(Corrects date of previous high in 6th para to Sept. 20, not Sept. 19)
* Putin orders troops in military exercise back to base
* U.S., EU warn Russia could face sanctions over Crimea
* U.S. crude stocks at Cushing likely off 2.6 mln barrels - API
* Coming up: EIA data out on Wednesday 10:30 a.m. EST (1530 GMT)
By Elizabeth Dilts
NEW YORK, March 4 (Reuters) - Crude oil fell nearly 2 percent on Tuesday on comments from President Vladimir Putin that eased concerns Russia would escalate its military intervention in Ukraine’s Crimea peninsula.
Putin told reporters Russia reserved the “right” to intervene in the Ukraine crisis, but would only use force as a “last resort.”
Coupled with news that Russian troops engaged in military exercises near the Ukraine border were ordered to return to their bases, oil prices slid from the five-month highs it reached Monday.
“The receding fears of a disruption of the Russian crude oil supply and the easing geopolitical concerns are weighing on crude,” said Dwayne Pliska, senior trading consultant for HighGround trading in Chicago, Illinois.
April Brent crude settled $1.90 lower at $109.30 a barrel, after it ended the previous session at its highest close this year.
U.S. crude for April delivery settled $1.59 lower at $103.33, after rising to $105.22 on Monday, the highest level since Sept. 20.
Oil products prices retreated in tandem with U.S. crude. New York ultra-low sulfur diesel futures, often called heating oil, fell nearly 4 cents to $3.0407 per gallon, after it settled more than 6 cents higher at $3.0805 in the previous session.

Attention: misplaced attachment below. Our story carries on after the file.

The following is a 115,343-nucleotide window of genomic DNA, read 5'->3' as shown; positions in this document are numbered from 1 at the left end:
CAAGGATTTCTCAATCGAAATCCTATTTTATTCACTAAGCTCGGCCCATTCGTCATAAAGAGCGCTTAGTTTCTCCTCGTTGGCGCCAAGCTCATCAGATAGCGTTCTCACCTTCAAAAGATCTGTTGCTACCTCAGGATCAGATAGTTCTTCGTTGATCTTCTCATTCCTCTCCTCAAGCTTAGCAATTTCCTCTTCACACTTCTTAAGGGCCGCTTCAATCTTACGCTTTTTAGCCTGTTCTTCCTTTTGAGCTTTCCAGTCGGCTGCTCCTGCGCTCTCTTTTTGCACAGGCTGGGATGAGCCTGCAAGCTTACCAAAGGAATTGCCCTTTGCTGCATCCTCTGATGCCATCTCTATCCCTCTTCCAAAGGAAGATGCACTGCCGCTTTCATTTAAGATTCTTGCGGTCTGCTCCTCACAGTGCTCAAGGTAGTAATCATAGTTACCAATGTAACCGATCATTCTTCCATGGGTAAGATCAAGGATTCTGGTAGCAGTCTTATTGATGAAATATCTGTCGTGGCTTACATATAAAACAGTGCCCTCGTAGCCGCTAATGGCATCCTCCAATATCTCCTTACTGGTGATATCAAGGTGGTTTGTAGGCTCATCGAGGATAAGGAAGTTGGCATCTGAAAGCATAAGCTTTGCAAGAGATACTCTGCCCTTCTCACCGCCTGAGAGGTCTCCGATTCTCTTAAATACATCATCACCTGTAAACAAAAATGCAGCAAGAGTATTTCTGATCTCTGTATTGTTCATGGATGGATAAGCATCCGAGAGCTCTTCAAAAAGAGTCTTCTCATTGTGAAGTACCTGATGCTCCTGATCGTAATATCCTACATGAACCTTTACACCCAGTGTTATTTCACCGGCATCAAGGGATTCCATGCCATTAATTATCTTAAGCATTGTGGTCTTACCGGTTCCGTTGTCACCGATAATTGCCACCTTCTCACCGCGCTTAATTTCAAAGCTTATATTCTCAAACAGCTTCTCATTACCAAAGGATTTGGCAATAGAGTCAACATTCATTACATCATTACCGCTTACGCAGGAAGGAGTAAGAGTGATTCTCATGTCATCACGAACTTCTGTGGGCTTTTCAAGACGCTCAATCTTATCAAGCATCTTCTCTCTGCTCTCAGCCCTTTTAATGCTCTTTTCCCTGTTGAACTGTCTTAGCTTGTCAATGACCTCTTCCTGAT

U.S. gasoline RBOB fell by more than 3 cents to $2.9853 per gallon after it settled more than 4 cents higher a day earlier.
U.S. commercial crude oil inventories rose by 1.2 million barrels last week, in line with expectations, inventory data released by the American Petroleum Institute showed on Tuesday. Stockpiles at Cushing, Oklahoma, where the American benchmark is priced, fell by 2.6 million barrels, the data showed.
The government’s Energy Information Administration will publish its data on Wednesday at 10:30 a.m. EST.
Putin’s statements raised investors’ hopes for a peaceful resolution with Ukraine. The crisis caused a sell-off in global equities on Monday as investors worried the oil supply from Russia, the world’s second largest producer, could be disrupted or subject to sanctions.
Imports of Russian oil are so crucial for Europe that it is unlikely sanctions will be imposed, said Seth Kleinman, head of energy research at Citi.
In Libya, top officials production at the El Sharara oilfield may resume as they are working to address protesters demands. Production there has fallen to little over 200,000 barrels per day from 1.4 million bpd in July due to protests that closed the oilfield in the eastern region of the country. (Additional reporting by Simon Falush and Shadi Bushra in London, Florence Tan in Singapore; Editing by Marguerita Choy)